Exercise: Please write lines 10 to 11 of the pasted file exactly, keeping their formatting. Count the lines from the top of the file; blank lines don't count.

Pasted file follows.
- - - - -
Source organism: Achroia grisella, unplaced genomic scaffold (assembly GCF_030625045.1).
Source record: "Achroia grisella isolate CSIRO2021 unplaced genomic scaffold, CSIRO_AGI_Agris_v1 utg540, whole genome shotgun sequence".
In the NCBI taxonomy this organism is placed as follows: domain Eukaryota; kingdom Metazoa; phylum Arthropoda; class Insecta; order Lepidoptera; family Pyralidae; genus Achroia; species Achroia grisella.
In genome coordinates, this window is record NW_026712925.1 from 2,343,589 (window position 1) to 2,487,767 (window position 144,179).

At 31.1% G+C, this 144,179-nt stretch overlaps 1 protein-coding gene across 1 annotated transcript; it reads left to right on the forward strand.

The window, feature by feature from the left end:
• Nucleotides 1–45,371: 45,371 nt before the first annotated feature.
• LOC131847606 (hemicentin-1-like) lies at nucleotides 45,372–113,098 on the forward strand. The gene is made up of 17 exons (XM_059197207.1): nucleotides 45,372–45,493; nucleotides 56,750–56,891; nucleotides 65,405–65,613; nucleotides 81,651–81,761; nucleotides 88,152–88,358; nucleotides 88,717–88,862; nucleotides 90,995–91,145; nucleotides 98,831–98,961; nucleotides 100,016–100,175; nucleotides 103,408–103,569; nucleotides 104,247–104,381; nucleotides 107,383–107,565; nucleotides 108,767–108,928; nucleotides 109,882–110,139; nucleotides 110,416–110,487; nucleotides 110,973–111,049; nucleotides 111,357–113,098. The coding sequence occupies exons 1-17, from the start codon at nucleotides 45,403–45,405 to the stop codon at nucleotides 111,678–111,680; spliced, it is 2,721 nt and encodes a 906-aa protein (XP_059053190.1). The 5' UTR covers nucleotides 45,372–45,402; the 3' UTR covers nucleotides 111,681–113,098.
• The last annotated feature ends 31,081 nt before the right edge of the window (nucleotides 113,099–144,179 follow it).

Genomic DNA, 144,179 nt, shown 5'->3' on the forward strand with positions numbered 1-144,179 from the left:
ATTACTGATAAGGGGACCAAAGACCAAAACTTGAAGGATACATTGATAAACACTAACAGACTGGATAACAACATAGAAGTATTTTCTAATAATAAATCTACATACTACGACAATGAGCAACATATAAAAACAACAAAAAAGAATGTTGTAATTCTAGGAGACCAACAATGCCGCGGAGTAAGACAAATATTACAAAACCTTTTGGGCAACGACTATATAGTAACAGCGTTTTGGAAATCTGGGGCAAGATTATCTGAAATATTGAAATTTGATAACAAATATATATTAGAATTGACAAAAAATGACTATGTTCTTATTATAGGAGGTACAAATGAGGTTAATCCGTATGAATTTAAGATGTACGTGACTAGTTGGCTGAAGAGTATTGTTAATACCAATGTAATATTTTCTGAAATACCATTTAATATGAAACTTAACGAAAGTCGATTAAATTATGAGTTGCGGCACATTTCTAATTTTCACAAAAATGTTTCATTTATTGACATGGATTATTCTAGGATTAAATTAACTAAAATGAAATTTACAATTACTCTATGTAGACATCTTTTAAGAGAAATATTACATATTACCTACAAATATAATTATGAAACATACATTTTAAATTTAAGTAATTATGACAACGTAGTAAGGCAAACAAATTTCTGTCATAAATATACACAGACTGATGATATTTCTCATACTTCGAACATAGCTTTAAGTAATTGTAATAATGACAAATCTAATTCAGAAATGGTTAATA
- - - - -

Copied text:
Genomic DNA, 144,179 nt, shown 5'->3' on the forward strand with positions numbered 1-144,179 from the left:
ATTACTGATAAGGGGACCAAAGACCAAAACTTGAAGGATACATTGATAAACACTAACAGACTGGATAACAACATAGAAGTATTTTCTAATAATAAATCTACATACTACGACAATGAGCAACATATAAAAACAACAAAAAAGAATGTTGTAATTCTAGGAGACCAACAATGCCGCGGAGTAAGACAAATATTACAAAACCTTTTGGGCAACGACTATATAGTAACAGCGTTTTGGAAATCTGGGGCAAGATTATCTGAAATATTGAAATTTGATAACAAATATATATTAGAATTGACAAAAAATGACTATGTTCTTATTATAGGAGGTACAAATGAGGTTAATCCGTATGAATTTAAGATGTACGTGACTAGTTGGCTGAAGAGTATTGTTAATACCAATGTAATATTTTCTGAAATACCATTTAATATGAAACTTAACGAAAGTCGATTAAATTATGAGTTGCGGCACATTTCTAATTTTCACAAAAATGTTTCATTTATTGACATGGATTATTCTAGGATTAAATTAACTAAAATGAAATTTACAATTACTCTATGTAGACATCTTTTAAGAGAAATATTACATATTACCTACAAATATAATTATGAAACATACATTTTAAATTTAAGTAATTATGACAACGTAGTAAGGCAAACAAATTTCTGTCATAAATATACACAGACTGATGATATTTCTCATACTTCGAACATAGCTTTAAGTAATTGTAATAATGACAAATCTAATTCAGAAATGGTTAATA